The Heartforce

Azure's picture

I heard you say something about Gith's reincarnation as Ar-Gish? Please, tell me more, brother. – An undercover secret police recruit in the Githyanki city of Githmir.

Come with us, brother. - The same recruit, to the same githwarrior, a few hours later.


The fall of Vlaakith was the most significant, traumatic event in githyanki society for many centuries. Most githyanki revered her and would have gladly given up their lives for her every whim. They also feared, respected, and obeyed her instruments, the various orders of the Knights of Vlaakith. To say that she was a tyrant, however, and that her knights were oppressive, would have bordered on understatement. Even during her reign, many githyanki harbored secret disloyal thoughts. Since the githyanki, as a society, are philosophically opposed to constantly policing the thoughts of their brothers, like the illithid do to their thralls, the 'traitors' among them survived so long as their loyalty was not outwardly suspect through their actions.

The ritual of 'retirement' was Vlaakith's way of both increasing her own power at the expense of her followers' life forces and removing potential threats to her rule. The most successful and influential leaders were chosen to come before their queen; inevitably it would be the last journey they ever made. This pattern was interrupted somewhat during the great Incursion. Vlaakith needed her most powerful and competent warriors for the battles on the primes. Thus when she was no more, she left behind many warriors who had become more powerful and more influential than githyanki had previously been allowed to become. Many of these commanders and generals quickly decided that Vlaakith's fall had ushered in a new era for the githyanki, and went about consolidating their own power. A brief period of looking inward followed, as leaders surrounded themselves with loyal cohorts and expelled or purged those whose loyalties were in question from their enclaves.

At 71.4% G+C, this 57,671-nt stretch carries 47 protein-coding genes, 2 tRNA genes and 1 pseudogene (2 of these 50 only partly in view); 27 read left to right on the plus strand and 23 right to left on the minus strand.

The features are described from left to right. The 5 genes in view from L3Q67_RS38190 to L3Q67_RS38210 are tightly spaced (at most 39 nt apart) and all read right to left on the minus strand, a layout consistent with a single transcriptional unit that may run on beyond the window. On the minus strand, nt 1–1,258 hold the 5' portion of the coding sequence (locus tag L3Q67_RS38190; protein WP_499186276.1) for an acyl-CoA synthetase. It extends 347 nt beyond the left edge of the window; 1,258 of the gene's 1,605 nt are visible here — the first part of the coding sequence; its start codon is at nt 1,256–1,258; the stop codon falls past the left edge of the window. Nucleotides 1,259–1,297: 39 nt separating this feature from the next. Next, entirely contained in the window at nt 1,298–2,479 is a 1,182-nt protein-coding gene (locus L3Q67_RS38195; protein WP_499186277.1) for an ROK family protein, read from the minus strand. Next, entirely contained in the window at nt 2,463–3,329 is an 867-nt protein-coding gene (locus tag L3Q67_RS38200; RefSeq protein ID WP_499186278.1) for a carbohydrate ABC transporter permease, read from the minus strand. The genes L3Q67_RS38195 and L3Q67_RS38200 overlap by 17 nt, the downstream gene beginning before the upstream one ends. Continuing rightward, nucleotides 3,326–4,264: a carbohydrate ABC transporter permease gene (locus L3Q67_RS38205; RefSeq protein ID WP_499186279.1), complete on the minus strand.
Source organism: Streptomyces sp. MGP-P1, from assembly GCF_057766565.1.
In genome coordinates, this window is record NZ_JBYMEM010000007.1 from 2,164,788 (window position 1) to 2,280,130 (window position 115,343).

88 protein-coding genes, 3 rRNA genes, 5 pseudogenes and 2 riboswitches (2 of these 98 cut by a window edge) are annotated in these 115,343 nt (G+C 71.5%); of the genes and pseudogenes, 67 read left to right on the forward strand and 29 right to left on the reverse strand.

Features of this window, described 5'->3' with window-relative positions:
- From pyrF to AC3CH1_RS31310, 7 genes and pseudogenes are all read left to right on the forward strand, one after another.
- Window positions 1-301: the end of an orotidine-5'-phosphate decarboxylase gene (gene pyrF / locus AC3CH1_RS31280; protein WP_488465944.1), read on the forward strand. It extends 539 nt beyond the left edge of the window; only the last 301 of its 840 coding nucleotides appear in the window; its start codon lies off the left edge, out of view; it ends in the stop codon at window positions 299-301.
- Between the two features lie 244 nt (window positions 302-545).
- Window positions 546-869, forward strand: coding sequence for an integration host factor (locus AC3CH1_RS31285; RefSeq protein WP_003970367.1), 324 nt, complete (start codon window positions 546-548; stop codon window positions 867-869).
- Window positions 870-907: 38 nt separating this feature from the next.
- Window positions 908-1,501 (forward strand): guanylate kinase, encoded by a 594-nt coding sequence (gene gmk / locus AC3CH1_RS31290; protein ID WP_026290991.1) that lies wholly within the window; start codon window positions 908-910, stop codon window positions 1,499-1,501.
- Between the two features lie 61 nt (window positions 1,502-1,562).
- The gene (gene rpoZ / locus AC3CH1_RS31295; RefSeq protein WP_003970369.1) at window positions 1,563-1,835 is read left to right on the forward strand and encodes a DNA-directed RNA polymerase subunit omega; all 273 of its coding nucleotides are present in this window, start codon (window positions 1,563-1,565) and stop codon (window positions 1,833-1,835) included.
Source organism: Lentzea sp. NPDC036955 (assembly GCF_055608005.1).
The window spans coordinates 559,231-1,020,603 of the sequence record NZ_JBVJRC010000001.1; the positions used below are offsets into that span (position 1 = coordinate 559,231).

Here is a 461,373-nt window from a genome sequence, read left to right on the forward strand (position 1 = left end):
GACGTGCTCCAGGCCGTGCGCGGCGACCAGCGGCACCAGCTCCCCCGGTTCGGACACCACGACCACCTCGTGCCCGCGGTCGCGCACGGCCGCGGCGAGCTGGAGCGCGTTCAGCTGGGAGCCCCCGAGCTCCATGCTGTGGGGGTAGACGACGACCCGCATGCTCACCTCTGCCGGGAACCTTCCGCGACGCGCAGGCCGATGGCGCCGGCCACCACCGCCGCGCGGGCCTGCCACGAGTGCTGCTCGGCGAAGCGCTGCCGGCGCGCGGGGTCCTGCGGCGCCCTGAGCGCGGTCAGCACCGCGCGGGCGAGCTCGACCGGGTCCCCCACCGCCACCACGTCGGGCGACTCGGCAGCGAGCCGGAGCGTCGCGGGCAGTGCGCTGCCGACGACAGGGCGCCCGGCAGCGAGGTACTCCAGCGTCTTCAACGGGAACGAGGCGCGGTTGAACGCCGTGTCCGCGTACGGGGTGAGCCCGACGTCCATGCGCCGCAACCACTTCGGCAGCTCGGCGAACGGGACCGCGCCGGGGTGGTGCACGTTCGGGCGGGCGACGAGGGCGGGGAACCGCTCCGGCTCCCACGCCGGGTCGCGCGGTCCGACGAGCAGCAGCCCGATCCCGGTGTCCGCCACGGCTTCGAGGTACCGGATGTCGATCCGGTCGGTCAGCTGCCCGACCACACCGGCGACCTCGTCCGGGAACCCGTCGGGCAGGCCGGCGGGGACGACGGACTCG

It might have continued like this, with many petty warlords eying each other with suspicion, but then the power blocs began to form. First the Cult of Tiamat began gaining followers from among the duthka'gith, and then the princesses of the Ascendancy stepped forward to contest for Vlaakith's fallen crown. Fearing both heresy and the return of the old tyrannical regime, the fractured Astral enclaves began talking to each other again. Rampant self-interest was replaced by enlightened self-interest. Many of the generals and governors-militant of the Astral decided to band together to oppose a return of the monarchy. They formed what has since become known as the Heartforce, and represent a new direction for the githyanki. For better, or for worse, has yet to be determined.